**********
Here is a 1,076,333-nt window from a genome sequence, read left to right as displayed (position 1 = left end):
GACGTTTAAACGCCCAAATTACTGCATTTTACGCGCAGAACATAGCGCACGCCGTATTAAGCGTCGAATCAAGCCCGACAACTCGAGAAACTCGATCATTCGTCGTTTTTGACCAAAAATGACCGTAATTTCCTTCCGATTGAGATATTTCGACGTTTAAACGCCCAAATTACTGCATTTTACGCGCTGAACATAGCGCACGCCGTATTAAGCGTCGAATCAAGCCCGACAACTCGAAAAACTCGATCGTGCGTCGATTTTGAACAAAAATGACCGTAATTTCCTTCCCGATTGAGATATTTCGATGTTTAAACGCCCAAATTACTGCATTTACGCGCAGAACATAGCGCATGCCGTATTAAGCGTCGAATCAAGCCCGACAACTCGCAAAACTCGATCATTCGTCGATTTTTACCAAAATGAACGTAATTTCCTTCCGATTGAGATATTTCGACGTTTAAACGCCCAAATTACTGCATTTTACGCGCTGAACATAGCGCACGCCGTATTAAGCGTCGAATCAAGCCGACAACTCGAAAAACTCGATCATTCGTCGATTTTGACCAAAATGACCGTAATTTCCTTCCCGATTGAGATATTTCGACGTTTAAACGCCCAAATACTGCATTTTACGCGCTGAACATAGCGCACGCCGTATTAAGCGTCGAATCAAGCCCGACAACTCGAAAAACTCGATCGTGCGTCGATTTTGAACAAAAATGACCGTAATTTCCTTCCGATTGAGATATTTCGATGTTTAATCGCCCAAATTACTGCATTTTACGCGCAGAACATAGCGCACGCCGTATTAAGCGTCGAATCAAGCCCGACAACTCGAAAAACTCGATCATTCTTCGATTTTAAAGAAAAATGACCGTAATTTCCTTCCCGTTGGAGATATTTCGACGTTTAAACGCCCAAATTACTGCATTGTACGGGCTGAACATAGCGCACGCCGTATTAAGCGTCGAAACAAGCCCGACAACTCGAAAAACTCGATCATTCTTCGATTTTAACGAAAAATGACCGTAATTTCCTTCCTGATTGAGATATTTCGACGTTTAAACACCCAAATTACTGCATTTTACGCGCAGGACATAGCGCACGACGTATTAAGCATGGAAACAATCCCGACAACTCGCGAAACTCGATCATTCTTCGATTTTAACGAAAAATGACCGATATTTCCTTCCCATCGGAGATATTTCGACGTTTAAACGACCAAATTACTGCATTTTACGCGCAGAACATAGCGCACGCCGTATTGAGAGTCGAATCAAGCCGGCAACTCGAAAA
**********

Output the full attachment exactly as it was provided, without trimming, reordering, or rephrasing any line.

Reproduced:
Here is a 1,076,333-nt window from a genome sequence, read left to right as displayed (position 1 = left end):
GACGTTTAAACGCCCAAATTACTGCATTTTACGCGCAGAACATAGCGCACGCCGTATTAAGCGTCGAATCAAGCCCGACAACTCGAGAAACTCGATCATTCGTCGTTTTTGACCAAAAATGACCGTAATTTCCTTCCGATTGAGATATTTCGACGTTTAAACGCCCAAATTACTGCATTTTACGCGCTGAACATAGCGCACGCCGTATTAAGCGTCGAATCAAGCCCGACAACTCGAAAAACTCGATCGTGCGTCGATTTTGAACAAAAATGACCGTAATTTCCTTCCCGATTGAGATATTTCGATGTTTAAACGCCCAAATTACTGCATTTACGCGCAGAACATAGCGCATGCCGTATTAAGCGTCGAATCAAGCCCGACAACTCGCAAAACTCGATCATTCGTCGATTTTTACCAAAATGAACGTAATTTCCTTCCGATTGAGATATTTCGACGTTTAAACGCCCAAATTACTGCATTTTACGCGCTGAACATAGCGCACGCCGTATTAAGCGTCGAATCAAGCCGACAACTCGAAAAACTCGATCATTCGTCGATTTTGACCAAAATGACCGTAATTTCCTTCCCGATTGAGATATTTCGACGTTTAAACGCCCAAATACTGCATTTTACGCGCTGAACATAGCGCACGCCGTATTAAGCGTCGAATCAAGCCCGACAACTCGAAAAACTCGATCGTGCGTCGATTTTGAACAAAAATGACCGTAATTTCCTTCCGATTGAGATATTTCGATGTTTAATCGCCCAAATTACTGCATTTTACGCGCAGAACATAGCGCACGCCGTATTAAGCGTCGAATCAAGCCCGACAACTCGAAAAACTCGATCATTCTTCGATTTTAAAGAAAAATGACCGTAATTTCCTTCCCGTTGGAGATATTTCGACGTTTAAACGCCCAAATTACTGCATTGTACGGGCTGAACATAGCGCACGCCGTATTAAGCGTCGAAACAAGCCCGACAACTCGAAAAACTCGATCATTCTTCGATTTTAACGAAAAATGACCGTAATTTCCTTCCTGATTGAGATATTTCGACGTTTAAACACCCAAATTACTGCATTTTACGCGCAGGACATAGCGCACGACGTATTAAGCATGGAAACAATCCCGACAACTCGCGAAACTCGATCATTCTTCGATTTTAACGAAAAATGACCGATATTTCCTTCCCATCGGAGATATTTCGACGTTTAAACGACCAAATTACTGCATTTTACGCGCAGAACATAGCGCACGCCGTATTGAGAGTCGAATCAAGCCGGCAACTCGAAAA